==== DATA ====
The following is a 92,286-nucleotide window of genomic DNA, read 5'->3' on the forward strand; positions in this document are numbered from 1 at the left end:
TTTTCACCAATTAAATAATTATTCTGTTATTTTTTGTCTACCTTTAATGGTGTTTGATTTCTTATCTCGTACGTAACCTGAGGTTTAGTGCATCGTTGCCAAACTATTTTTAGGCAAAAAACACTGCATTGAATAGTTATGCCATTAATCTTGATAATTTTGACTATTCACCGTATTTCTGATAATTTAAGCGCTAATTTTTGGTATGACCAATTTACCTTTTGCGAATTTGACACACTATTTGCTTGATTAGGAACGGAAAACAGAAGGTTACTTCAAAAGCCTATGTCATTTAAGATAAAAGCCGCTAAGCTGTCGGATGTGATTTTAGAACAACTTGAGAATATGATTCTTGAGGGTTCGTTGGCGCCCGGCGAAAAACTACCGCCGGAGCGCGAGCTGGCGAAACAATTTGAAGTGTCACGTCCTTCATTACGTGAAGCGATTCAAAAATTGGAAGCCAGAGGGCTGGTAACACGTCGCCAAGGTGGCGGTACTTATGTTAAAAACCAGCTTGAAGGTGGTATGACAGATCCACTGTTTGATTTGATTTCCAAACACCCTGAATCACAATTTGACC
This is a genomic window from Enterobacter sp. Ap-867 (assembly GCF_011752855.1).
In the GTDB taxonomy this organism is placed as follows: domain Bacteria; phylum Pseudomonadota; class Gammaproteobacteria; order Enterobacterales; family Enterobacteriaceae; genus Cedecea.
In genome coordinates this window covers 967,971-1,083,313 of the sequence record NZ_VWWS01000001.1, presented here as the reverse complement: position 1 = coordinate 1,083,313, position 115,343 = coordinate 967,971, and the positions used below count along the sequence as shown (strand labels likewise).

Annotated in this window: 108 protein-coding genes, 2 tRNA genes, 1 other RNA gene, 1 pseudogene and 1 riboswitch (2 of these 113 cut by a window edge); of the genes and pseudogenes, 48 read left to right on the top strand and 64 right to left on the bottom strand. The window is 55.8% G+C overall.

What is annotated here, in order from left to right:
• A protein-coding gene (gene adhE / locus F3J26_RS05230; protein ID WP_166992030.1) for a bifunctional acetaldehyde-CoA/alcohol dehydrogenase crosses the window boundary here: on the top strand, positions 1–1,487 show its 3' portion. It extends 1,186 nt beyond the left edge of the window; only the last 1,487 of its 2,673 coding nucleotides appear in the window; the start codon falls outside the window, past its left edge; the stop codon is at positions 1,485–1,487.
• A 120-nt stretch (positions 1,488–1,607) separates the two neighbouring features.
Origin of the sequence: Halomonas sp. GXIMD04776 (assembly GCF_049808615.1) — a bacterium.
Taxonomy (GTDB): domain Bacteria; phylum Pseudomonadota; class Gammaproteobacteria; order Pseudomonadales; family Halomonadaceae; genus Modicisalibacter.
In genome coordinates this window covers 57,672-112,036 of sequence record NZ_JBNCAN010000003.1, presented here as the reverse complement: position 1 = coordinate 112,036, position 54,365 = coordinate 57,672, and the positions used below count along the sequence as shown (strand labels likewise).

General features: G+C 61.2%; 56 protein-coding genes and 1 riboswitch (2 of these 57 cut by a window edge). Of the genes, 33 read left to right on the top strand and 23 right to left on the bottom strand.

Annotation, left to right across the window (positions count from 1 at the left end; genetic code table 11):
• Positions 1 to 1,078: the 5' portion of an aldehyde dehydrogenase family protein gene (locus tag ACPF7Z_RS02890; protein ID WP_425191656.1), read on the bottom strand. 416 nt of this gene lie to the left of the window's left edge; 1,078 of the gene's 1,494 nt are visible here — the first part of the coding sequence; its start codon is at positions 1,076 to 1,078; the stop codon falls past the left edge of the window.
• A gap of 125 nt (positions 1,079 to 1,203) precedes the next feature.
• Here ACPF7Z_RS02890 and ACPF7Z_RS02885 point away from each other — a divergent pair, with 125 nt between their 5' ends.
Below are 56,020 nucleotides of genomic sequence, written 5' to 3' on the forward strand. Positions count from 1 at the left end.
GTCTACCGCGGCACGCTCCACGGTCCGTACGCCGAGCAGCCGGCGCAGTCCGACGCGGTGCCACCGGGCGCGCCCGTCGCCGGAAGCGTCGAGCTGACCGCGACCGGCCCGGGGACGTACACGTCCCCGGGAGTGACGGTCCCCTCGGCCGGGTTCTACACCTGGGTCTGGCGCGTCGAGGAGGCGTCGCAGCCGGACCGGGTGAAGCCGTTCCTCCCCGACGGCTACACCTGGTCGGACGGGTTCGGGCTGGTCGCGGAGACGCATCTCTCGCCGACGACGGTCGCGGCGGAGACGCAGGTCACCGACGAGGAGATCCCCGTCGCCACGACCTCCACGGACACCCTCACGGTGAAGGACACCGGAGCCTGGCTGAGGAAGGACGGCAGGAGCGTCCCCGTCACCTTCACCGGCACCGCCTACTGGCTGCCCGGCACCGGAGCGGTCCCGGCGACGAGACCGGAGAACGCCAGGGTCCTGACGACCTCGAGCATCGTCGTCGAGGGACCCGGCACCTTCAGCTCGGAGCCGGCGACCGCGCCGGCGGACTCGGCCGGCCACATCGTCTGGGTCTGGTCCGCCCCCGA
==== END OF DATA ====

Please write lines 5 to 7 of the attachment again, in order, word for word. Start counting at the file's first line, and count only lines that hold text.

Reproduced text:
In genome coordinates this window covers 967,971-1,083,313 of the sequence record NZ_VWWS01000001.1, presented here as the reverse complement: position 1 = coordinate 1,083,313, position 115,343 = coordinate 967,971, and the positions used below count along the sequence as shown (strand labels likewise).

Annotated in this window: 108 protein-coding genes, 2 tRNA genes, 1 other RNA gene, 1 pseudogene and 1 riboswitch (2 of these 113 cut by a window edge); of the genes and pseudogenes, 48 read left to right on the top strand and 64 right to left on the bottom strand. The window is 55.8% G+C overall.

What is annotated here, in order from left to right: